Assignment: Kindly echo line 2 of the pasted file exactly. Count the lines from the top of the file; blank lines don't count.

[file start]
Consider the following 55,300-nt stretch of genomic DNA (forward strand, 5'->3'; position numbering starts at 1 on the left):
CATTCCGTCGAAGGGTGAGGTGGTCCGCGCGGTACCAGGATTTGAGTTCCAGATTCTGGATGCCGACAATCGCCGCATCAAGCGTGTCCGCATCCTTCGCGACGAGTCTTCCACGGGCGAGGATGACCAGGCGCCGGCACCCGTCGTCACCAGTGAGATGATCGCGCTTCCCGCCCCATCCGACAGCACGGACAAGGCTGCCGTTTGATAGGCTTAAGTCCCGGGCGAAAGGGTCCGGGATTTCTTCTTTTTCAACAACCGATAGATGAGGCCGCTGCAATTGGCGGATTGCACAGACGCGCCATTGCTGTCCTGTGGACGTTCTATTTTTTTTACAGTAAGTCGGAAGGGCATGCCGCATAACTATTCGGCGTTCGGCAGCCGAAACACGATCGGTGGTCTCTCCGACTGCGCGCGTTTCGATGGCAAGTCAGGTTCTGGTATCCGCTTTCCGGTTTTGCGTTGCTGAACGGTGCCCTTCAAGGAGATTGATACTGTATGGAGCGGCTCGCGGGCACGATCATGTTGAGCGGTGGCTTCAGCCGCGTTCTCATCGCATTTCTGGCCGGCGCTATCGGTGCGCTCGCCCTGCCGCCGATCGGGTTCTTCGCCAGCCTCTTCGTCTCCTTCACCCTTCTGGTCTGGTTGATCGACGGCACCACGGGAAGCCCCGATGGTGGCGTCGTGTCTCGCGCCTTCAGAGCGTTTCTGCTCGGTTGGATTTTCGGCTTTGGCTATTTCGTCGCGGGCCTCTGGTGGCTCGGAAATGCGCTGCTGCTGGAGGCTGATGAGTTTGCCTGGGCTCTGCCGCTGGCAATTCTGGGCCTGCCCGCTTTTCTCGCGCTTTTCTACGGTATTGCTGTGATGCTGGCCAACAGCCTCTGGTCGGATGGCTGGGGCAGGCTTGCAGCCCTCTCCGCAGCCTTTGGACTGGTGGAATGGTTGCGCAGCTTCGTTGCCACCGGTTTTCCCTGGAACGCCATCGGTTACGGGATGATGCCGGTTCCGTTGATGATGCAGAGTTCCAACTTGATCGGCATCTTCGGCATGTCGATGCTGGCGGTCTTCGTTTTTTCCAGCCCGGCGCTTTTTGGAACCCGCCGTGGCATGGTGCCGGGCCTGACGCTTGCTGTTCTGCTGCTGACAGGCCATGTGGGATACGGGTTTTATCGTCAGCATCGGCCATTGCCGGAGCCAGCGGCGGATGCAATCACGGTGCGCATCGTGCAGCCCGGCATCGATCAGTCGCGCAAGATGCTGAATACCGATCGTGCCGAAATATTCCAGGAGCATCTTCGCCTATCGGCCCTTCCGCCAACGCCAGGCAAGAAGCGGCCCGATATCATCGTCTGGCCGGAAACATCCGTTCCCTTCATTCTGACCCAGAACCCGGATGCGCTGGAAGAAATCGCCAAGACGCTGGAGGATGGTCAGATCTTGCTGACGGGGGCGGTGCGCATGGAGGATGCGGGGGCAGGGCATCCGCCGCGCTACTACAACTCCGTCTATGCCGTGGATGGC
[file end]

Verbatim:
CATTCCGTCGAAGGGTGAGGTGGTCCGCGCGGTACCAGGATTTGAGTTCCAGATTCTGGATGCCGACAATCGCCGCATCAAGCGTGTCCGCATCCTTCGCGACGAGTCTTCCACGGGCGAGGATGACCAGGCGCCGGCACCCGTCGTCACCAGTGAGATGATCGCGCTTCCCGCCCCATCCGACAGCACGGACAAGGCTGCCGTTTGATAGGCTTAAGTCCCGGGCGAAAGGGTCCGGGATTTCTTCTTTTTCAACAACCGATAGATGAGGCCGCTGCAATTGGCGGATTGCACAGACGCGCCATTGCTGTCCTGTGGACGTTCTATTTTTTTTACAGTAAGTCGGAAGGGCATGCCGCATAACTATTCGGCGTTCGGCAGCCGAAACACGATCGGTGGTCTCTCCGACTGCGCGCGTTTCGATGGCAAGTCAGGTTCTGGTATCCGCTTTCCGGTTTTGCGTTGCTGAACGGTGCCCTTCAAGGAGATTGATACTGTATGGAGCGGCTCGCGGGCACGATCATGTTGAGCGGTGGCTTCAGCCGCGTTCTCATCGCATTTCTGGCCGGCGCTATCGGTGCGCTCGCCCTGCCGCCGATCGGGTTCTTCGCCAGCCTCTTCGTCTCCTTCACCCTTCTGGTCTGGTTGATCGACGGCACCACGGGAAGCCCCGATGGTGGCGTCGTGTCTCGCGCCTTCAGAGCGTTTCTGCTCGGTTGGATTTTCGGCTTTGGCTATTTCGTCGCGGGCCTCTGGTGGCTCGGAAATGCGCTGCTGCTGGAGGCTGATGAGTTTGCCTGGGCTCTGCCGCTGGCAATTCTGGGCCTGCCCGCTTTTCTCGCGCTTTTCTACGGTATTGCTGTGATGCTGGCCAACAGCCTCTGGTCGGATGGCTGGGGCAGGCTTGCAGCCCTCTCCGCAGCCTTTGGACTGGTGGAATGGTTGCGCAGCTTCGTTGCCACCGGTTTTCCCTGGAACGCCATCGGTTACGGGATGATGCCGGTTCCGTTGATGATGCAGAGTTCCAACTTGATCGGCATCTTCGGCATGTCGATGCTGGCGGTCTTCGTTTTTTCCAGCCCGGCGCTTTTTGGAACCCGCCGTGGCATGGTGCCGGGCCTGACGCTTGCTGTTCTGCTGCTGACAGGCCATGTGGGATACGGGTTTTATCGTCAGCATCGGCCATTGCCGGAGCCAGCGGCGGATGCAATCACGGTGCGCATCGTGCAGCCCGGCATCGATCAGTCGCGCAAGATGCTGAATACCGATCGTGCCGAAATATTCCAGGAGCATCTTCGCCTATCGGCCCTTCCGCCAACGCCAGGCAAGAAGCGGCCCGATATCATCGTCTGGCCGGAAACATCCGTTCCCTTCATTCTGACCCAGAACCCGGATGCGCTGGAAGAAATCGCCAAGACGCTGGAGGATGGTCAGATCTTGCTGACGGGGGCGGTGCGCATGGAGGATGCGGGGGCAGGGCATCCGCCGCGCTACTACAACTCCGTCTATGCCGTGGATGGC